IIM Bill approved for more autonomy to Indian Institutes of Management
New Delhi: The Rajya Sabha on Tuesday passed the much-awaited Indian Institute of Management (IIM) Bill, effectively making the elite B-schools free of government interference and giving them the power to award full-fledged degrees.
The bill, which was passed by the Lok Sabha in the previous session of Parliament, now requires presidential assent to become law. It seeks to grant administrative, academic and financial autonomy to the IIMs.
The bill was passed unanimously in the Upper House of Parliament, where some opposition party members raised issues related to education reforms.
Naresh Agrawal, a member of the Samajwadi Party, said he supported autonomy for the IIMs, but demanded that similar independence from government control be offered to the Indian Institutes of Technology and other top schools. He also demanded reform of the technical education regulator.
Congress leader Jairam Ramesh asked the government to spell out the process of appointing the board of governors that will helm IIMs now.
Human resource development (HRD) minister Prakash Javadekar defended the autonomy granted to IIMs.
“It is difficult to run IIMs from here (Delhi),” Javadekar had said in the Lok Sabha.
India has 20 IIMs. The bill, which was approved by the cabinet in January, will grant greater autonomy to these schools and ensure they are “board-driven, with the chairperson and director selected by the board”.
To begin with, IIMs at Ahmedabad and Kozhikode that are running without full-time directors will appoint their own directors without seeking approval from the government.
It means neither the HRD ministry nor the President of India will have any say in the selection of top executives at these B-schools. The government will have no say in the appointments or fees charged at these institutes as well.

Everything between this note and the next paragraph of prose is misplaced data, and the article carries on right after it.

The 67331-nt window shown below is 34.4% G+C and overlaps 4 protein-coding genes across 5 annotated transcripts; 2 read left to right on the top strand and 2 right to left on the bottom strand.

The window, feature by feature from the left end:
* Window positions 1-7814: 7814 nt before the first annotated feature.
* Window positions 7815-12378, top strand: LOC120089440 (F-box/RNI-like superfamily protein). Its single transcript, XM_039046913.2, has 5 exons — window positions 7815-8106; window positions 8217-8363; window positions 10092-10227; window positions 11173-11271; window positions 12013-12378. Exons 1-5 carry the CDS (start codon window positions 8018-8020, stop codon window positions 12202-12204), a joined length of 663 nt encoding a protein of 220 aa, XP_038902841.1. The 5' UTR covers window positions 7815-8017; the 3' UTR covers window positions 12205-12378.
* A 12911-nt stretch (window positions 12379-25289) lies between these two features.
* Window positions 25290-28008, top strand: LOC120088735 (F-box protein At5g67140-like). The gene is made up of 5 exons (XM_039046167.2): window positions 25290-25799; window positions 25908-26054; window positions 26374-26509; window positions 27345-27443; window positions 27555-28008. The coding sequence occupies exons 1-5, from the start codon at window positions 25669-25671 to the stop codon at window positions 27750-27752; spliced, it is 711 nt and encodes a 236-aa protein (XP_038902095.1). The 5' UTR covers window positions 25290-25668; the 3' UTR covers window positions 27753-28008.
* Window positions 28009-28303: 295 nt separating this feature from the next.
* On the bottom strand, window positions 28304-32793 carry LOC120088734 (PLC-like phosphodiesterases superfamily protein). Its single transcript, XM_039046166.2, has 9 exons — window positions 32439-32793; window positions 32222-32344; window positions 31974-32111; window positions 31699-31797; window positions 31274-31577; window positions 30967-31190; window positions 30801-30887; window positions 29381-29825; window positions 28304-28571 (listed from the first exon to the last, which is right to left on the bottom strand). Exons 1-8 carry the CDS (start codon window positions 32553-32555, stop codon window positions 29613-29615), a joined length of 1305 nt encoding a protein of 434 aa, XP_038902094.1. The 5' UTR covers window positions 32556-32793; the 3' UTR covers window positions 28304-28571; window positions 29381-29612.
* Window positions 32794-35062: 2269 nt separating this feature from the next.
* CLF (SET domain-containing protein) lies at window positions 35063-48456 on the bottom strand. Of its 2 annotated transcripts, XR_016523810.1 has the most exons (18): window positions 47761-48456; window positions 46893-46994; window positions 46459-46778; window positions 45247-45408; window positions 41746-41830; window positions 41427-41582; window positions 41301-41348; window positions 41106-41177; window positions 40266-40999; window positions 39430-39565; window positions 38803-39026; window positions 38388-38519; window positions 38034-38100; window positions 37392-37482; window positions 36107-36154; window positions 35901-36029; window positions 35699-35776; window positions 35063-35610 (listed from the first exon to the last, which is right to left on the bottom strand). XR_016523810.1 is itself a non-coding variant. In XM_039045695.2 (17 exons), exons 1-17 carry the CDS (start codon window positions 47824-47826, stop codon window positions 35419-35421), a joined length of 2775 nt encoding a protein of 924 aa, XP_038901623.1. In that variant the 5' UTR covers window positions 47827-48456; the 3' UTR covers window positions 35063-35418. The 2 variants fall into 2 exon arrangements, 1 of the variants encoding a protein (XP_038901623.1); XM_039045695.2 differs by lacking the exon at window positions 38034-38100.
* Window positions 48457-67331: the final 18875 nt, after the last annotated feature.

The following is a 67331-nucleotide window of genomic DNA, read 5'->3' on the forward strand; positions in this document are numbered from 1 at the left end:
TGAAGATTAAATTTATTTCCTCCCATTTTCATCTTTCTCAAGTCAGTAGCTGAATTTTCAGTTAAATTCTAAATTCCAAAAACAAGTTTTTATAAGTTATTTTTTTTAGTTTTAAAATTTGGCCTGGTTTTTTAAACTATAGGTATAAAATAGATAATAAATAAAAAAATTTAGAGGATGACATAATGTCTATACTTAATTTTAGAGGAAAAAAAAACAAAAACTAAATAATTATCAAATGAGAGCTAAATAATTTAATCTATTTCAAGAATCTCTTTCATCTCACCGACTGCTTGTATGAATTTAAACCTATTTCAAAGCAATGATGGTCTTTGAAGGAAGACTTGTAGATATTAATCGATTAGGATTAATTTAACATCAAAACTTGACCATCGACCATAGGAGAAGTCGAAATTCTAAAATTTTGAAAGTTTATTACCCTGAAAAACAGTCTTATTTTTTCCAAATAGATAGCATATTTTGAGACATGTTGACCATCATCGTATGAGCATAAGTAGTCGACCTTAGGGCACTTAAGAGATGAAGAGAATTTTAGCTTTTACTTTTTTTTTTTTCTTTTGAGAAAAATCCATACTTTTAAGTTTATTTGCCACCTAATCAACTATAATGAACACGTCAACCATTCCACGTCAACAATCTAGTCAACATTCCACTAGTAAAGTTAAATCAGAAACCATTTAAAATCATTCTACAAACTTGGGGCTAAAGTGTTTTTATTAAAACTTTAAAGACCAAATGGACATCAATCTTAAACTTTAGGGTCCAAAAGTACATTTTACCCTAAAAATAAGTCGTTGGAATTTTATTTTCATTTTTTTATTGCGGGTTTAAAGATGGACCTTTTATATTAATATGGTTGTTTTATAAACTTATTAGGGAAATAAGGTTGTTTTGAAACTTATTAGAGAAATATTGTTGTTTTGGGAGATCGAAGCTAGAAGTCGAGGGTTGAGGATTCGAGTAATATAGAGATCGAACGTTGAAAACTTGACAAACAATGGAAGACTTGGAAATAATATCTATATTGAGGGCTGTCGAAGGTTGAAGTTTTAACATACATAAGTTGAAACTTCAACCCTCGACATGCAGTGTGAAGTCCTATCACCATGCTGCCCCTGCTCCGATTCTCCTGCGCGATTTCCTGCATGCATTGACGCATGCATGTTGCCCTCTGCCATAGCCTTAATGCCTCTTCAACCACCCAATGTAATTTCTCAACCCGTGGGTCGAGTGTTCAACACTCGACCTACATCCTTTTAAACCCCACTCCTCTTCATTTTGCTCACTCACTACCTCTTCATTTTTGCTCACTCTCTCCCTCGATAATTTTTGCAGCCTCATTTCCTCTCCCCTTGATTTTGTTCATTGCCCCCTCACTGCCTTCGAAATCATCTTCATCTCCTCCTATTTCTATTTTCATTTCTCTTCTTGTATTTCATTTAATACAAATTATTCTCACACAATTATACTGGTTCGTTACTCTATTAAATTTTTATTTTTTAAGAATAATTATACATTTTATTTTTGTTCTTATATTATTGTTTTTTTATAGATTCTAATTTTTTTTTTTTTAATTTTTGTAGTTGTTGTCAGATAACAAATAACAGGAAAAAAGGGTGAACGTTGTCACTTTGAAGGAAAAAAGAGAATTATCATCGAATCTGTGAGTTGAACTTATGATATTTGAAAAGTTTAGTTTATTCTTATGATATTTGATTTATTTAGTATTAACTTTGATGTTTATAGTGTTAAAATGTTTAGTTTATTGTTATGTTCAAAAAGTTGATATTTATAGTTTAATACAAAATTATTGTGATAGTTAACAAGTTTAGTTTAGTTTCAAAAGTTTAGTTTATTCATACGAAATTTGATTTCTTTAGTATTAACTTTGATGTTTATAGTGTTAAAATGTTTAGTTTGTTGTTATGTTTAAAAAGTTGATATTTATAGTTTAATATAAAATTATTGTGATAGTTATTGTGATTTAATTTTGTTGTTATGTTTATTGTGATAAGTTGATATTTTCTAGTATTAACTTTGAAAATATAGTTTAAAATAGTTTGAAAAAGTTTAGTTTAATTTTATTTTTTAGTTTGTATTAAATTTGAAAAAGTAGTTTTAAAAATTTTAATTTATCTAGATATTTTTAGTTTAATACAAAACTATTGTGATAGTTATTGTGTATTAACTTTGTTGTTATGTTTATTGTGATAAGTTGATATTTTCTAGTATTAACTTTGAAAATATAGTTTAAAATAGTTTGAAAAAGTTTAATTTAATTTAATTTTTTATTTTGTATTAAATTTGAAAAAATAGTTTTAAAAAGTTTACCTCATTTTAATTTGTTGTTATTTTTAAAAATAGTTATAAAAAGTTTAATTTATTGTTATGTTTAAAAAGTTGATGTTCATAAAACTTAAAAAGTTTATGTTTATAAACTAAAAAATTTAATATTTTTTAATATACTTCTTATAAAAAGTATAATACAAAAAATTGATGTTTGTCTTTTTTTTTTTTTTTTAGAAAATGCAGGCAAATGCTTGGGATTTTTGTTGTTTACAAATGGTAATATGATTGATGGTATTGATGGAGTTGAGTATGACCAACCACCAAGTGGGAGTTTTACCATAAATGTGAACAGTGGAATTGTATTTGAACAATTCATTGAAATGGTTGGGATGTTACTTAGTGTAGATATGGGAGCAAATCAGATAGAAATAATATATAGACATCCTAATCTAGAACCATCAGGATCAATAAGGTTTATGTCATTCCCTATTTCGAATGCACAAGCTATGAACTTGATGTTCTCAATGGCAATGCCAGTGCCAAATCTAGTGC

The bill proposes a periodic, independent review of the IIMs, which would be allowed to award degrees. Until now, since they haven’t been governed by an act of Parliament, nor overseen by the University Grants Commission (UGC), IIMs have been awarding students postgraduate diplomas.
The bill contains a provision for a “Coordination Forum of IIMs”. But it will have limited power and work as an advisory body, consisting of 33 members, and its chairman will be selected by a search-cum-selection committee. The HRD minister will not head it.
The bill says the central government may frame rules to give additional powers and duties to IIM boards and decide on the terms and conditions of service of directors although the appointments will be made by the boards. It will notify the IIM coordination forum to be headed by an eminent person.
“The passage of the bill is a much awaited reform but we will desire that the government should not control the IIMs via the coordination forum,” said an administrator of one of the older IIMs on condition of anonymity.
Harivansh Chaturvedi, director of the Birla Institute of Management and Technology in Greater Noida, on the outskirts of Delhi, said the HRD ministry should push ahead with education reforms and grant autonomy to all top management schools, both in the government and private sector.
On Sunday, during an event, finance minister Arun Jaitley had alluded to delayed reforms in the education sector and urged an acceleration of the process.
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